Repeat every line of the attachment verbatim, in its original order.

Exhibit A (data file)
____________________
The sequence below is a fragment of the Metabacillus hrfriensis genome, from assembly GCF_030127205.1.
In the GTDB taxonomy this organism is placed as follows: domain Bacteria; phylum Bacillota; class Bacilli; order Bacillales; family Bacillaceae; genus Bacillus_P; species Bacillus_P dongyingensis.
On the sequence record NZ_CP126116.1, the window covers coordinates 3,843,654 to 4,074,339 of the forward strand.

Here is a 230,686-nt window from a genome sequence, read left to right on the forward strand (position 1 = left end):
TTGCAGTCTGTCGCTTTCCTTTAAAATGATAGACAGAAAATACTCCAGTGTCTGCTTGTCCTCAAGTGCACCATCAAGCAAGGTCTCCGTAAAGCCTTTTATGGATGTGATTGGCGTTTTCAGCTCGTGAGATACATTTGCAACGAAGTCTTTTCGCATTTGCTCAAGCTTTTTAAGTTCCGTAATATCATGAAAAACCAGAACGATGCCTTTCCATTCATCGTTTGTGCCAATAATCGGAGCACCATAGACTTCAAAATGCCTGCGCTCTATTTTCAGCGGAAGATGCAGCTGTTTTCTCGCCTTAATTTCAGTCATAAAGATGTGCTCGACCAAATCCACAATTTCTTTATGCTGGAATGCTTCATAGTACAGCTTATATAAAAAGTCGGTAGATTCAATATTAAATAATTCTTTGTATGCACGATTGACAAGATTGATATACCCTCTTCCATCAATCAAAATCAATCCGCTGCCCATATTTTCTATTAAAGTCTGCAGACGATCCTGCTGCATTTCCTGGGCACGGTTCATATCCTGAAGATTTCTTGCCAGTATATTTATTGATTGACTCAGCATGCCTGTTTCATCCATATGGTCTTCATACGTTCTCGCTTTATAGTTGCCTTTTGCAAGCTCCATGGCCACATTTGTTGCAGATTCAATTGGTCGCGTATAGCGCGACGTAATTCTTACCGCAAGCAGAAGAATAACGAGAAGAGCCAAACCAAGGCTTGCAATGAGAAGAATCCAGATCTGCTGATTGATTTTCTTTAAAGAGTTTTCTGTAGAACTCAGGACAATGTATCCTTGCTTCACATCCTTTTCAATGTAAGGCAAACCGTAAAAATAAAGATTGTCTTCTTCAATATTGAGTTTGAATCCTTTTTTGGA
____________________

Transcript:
The sequence below is a fragment of the Metabacillus hrfriensis genome, from assembly GCF_030127205.1.
In the GTDB taxonomy this organism is placed as follows: domain Bacteria; phylum Bacillota; class Bacilli; order Bacillales; family Bacillaceae; genus Bacillus_P; species Bacillus_P dongyingensis.
On the sequence record NZ_CP126116.1, the window covers coordinates 3,843,654 to 4,074,339 of the forward strand.

Here is a 230,686-nt window from a genome sequence, read left to right on the forward strand (position 1 = left end):
TTGCAGTCTGTCGCTTTCCTTTAAAATGATAGACAGAAAATACTCCAGTGTCTGCTTGTCCTCAAGTGCACCATCAAGCAAGGTCTCCGTAAAGCCTTTTATGGATGTGATTGGCGTTTTCAGCTCGTGAGATACATTTGCAACGAAGTCTTTTCGCATTTGCTCAAGCTTTTTAAGTTCCGTAATATCATGAAAAACCAGAACGATGCCTTTCCATTCATCGTTTGTGCCAATAATCGGAGCACCATAGACTTCAAAATGCCTGCGCTCTATTTTCAGCGGAAGATGCAGCTGTTTTCTCGCCTTAATTTCAGTCATAAAGATGTGCTCGACCAAATCCACAATTTCTTTATGCTGGAATGCTTCATAGTACAGCTTATATAAAAAGTCGGTAGATTCAATATTAAATAATTCTTTGTATGCACGATTGACAAGATTGATATACCCTCTTCCATCAATCAAAATCAATCCGCTGCCCATATTTTCTATTAAAGTCTGCAGACGATCCTGCTGCATTTCCTGGGCACGGTTCATATCCTGAAGATTTCTTGCCAGTATATTTATTGATTGACTCAGCATGCCTGTTTCATCCATATGGTCTTCATACGTTCTCGCTTTATAGTTGCCTTTTGCAAGCTCCATGGCCACATTTGTTGCAGATTCAATTGGTCGCGTATAGCGCGACGTAATTCTTACCGCAAGCAGAAGAATAACGAGAAGAGCCAAACCAAGGCTTGCAATGAGAAGAATCCAGATCTGCTGATTGATTTTCTTTAAAGAGTTTTCTGTAGAACTCAGGACAATGTATCCTTGCTTCACATCCTTTTCAATGTAAGGCAAACCGTAAAAATAAAGATTGTCTTCTTCAATATTGAGTTTGAATCCTTTTTTGGA